11. Big O Bacon Cheese Burgers

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                        Using Nom Nom Paleo’s Big O Burgers Recipe as a base, I add in some cheddar cheese along with the prescribed mushrooms and bacon, roll it up into patties. After cooking it on the stove top for 3-4 minutes on each side, I smother it with my favorite BBQ sauce. It’s not 100% Paleo, but it’s a decent cheat when you just feel like being a little decadent.

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                        12. Sweet Potato Buffalo Chicken Casserole
                        Potato and Buffalo chicken

                          This one literally needs no explanation for why you should fix it. Combine buffalo chicken with bacon and I’m yours. After dicing your sweet potato and chicken, toss in some olive oil, paprika, hot sauce, and salt and pepper. Coat it all, throw it into a casserole dish and bake for 45 minutes in a 400 degree F oven. Add green onions and bacon to garnish it all off.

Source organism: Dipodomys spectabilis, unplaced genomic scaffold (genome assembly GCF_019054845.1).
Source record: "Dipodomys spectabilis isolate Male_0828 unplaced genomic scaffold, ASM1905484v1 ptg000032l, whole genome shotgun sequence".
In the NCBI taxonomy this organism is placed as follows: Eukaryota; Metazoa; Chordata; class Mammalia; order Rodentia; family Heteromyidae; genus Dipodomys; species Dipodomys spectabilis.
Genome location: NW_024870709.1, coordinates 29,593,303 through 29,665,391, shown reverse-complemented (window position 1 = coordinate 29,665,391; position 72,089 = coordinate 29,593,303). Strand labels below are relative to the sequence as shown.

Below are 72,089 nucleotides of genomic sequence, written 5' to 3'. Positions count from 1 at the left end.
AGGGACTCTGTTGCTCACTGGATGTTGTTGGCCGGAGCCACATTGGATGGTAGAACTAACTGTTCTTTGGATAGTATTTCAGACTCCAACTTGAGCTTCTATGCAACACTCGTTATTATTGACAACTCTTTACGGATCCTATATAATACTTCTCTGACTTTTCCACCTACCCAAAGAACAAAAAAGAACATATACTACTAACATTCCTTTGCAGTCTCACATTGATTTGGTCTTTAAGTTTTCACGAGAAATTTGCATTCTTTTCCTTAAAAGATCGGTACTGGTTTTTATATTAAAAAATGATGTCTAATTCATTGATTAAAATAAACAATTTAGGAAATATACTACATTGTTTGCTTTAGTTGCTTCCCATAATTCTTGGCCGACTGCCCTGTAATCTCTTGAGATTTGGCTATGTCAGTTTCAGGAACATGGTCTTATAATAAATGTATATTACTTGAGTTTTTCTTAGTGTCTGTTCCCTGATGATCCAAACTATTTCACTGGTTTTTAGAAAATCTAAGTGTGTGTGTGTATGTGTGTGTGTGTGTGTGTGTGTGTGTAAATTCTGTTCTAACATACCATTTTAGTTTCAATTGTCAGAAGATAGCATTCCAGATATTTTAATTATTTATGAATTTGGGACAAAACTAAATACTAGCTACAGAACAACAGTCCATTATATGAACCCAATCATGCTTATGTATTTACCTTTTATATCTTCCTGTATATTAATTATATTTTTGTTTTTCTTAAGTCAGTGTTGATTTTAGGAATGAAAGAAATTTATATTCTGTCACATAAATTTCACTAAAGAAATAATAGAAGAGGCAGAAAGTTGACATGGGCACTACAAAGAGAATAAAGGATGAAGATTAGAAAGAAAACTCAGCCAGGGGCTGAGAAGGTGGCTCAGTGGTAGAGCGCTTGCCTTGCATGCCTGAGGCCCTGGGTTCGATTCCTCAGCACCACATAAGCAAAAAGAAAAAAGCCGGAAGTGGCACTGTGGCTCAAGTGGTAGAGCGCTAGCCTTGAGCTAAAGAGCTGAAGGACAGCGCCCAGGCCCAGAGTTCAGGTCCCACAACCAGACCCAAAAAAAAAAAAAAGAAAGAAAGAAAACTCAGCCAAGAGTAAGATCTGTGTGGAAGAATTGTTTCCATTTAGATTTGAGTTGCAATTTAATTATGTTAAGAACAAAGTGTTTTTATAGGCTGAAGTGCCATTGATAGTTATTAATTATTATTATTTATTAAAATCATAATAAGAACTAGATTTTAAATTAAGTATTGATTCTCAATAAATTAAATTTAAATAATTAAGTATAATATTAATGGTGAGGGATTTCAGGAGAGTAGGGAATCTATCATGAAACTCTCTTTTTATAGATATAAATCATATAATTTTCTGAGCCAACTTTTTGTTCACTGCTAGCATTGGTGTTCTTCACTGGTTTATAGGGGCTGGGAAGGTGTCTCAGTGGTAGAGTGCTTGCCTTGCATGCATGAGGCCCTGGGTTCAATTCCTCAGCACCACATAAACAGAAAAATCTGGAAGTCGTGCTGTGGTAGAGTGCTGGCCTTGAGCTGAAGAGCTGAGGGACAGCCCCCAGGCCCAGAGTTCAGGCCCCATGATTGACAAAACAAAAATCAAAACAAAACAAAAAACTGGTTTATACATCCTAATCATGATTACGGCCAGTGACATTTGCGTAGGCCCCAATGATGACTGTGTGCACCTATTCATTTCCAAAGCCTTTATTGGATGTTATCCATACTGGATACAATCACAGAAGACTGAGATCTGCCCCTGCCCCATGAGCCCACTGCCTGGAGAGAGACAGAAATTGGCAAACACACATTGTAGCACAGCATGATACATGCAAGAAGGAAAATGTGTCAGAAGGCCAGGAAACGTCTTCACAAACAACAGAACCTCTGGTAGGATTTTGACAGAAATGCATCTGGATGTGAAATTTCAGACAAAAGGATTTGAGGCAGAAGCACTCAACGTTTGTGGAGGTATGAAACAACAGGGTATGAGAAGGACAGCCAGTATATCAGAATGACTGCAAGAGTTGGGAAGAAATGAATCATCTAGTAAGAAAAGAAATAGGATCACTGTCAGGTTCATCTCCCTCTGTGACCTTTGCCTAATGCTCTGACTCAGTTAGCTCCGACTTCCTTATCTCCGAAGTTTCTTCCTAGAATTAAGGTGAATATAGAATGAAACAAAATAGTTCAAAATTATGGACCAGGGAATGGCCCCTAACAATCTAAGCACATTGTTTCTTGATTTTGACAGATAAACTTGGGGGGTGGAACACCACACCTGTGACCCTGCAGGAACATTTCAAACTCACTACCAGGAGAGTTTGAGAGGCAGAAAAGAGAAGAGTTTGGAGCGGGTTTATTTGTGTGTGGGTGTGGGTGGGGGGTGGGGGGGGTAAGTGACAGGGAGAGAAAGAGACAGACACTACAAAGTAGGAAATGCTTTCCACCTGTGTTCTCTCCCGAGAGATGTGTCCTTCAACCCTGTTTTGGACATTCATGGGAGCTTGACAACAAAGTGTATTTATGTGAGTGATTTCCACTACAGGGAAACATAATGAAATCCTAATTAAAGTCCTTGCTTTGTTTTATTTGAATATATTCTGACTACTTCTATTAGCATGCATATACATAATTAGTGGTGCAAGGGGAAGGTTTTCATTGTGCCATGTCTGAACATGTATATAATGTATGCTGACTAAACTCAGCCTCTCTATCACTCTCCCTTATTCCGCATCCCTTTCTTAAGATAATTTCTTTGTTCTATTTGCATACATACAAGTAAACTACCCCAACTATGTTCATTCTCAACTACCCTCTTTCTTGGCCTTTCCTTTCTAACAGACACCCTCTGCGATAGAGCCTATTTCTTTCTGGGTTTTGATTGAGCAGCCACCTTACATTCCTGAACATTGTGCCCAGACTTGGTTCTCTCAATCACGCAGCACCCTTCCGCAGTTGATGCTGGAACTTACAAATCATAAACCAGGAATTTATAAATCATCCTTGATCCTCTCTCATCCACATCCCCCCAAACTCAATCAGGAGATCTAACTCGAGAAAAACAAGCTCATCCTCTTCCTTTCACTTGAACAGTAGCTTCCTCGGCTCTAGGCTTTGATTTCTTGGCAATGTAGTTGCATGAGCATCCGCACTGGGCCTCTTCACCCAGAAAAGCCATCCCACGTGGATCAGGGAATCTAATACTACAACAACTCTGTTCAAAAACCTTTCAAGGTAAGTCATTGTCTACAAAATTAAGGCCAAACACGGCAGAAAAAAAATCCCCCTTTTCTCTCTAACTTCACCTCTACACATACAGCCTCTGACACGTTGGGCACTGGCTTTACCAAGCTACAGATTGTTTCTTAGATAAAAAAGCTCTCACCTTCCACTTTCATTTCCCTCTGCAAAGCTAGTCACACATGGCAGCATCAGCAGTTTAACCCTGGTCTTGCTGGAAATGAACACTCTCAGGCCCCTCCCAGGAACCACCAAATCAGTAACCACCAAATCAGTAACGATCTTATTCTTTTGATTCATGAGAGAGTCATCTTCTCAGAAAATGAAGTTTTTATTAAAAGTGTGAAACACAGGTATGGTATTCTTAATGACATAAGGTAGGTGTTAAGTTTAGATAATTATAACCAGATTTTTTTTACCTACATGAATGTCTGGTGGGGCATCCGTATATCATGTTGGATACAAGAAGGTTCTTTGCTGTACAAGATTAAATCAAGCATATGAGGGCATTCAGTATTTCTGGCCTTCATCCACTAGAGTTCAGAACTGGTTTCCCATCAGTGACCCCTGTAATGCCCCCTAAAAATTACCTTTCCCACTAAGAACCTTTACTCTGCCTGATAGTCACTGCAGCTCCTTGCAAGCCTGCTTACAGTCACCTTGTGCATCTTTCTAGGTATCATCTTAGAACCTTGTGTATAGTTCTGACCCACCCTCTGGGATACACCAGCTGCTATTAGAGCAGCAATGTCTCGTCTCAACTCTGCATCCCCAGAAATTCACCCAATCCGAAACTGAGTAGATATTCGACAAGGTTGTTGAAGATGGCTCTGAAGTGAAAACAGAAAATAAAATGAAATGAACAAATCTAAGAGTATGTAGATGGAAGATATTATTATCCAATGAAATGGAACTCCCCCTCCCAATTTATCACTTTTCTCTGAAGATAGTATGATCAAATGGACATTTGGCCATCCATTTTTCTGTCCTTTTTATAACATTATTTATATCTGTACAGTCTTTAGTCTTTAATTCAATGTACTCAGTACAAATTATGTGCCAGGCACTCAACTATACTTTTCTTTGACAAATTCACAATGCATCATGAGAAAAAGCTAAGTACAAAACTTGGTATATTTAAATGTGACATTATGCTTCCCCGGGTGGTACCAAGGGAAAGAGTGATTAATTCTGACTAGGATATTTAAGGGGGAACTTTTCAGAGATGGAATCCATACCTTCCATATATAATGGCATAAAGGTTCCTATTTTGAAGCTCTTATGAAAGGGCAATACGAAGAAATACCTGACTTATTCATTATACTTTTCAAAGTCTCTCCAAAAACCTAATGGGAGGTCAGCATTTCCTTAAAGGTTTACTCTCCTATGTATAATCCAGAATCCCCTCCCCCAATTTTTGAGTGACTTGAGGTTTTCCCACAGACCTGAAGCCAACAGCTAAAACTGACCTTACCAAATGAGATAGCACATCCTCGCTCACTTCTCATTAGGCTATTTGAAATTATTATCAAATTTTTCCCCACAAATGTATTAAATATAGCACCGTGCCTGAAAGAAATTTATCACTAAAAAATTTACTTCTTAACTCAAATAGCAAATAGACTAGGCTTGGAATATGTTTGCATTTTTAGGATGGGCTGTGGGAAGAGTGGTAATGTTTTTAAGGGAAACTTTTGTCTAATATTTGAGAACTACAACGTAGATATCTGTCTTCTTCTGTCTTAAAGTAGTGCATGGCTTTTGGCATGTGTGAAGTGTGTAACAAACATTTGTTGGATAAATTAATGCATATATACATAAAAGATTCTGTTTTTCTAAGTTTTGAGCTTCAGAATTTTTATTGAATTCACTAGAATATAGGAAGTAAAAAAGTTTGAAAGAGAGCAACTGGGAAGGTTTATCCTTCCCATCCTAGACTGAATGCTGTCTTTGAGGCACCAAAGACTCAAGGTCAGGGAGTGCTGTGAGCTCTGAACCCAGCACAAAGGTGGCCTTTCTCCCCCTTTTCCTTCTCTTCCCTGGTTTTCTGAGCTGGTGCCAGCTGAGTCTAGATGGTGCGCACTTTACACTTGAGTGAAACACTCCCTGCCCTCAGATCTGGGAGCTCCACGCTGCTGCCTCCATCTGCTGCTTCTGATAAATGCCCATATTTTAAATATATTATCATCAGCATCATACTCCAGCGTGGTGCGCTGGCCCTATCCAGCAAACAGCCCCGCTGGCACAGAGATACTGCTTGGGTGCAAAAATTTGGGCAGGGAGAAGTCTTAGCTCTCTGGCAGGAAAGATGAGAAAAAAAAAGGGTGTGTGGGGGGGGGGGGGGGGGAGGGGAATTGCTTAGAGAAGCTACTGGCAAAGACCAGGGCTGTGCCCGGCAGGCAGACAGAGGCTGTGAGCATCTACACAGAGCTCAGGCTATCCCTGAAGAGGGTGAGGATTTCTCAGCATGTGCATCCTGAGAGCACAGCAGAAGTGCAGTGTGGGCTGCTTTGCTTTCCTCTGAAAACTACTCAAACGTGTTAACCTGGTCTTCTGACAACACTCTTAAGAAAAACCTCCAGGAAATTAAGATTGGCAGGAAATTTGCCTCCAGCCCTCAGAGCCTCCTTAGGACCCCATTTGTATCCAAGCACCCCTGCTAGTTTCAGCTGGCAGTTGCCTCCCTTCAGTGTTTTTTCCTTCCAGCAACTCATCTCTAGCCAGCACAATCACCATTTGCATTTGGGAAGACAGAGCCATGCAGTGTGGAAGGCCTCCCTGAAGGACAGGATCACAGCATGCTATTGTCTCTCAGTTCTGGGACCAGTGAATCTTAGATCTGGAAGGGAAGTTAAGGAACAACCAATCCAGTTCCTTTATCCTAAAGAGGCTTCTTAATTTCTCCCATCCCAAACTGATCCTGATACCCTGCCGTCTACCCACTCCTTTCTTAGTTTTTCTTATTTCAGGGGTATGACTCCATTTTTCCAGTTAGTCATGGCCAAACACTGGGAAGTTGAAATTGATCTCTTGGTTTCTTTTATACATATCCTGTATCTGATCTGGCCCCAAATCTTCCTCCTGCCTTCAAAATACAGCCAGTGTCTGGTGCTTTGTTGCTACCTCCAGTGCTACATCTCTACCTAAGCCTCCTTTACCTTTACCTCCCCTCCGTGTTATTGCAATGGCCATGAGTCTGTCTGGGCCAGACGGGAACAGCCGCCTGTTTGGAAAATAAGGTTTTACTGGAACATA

13. Meatza
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                            If you’re not familiar with Meatza, it’s simply a meat-crusted pizza with all the toppings you love, including the addition of bacon. Shape out your meat crust using ground beef and spices, cook it off at 450 degrees F for 10 minutes, add your favorite marinara sauce and toppings, then put it back in the oven some more. Easy, delicious, and yet another way to nibble on some bacon!

                            14. The Turkinator
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                              We’ve all heard of the Turducken, a chicken inside a duck inside a turkey. Well, that’s all great, but it’s missing the bacon. Whether you want to do the Turducken or you just want to wrap that baby in bacon and call it good, I present to you the Turkinator — your choice of turkey, but with life’s most precious resource, bacon. A sample recipe and the weave can be found here.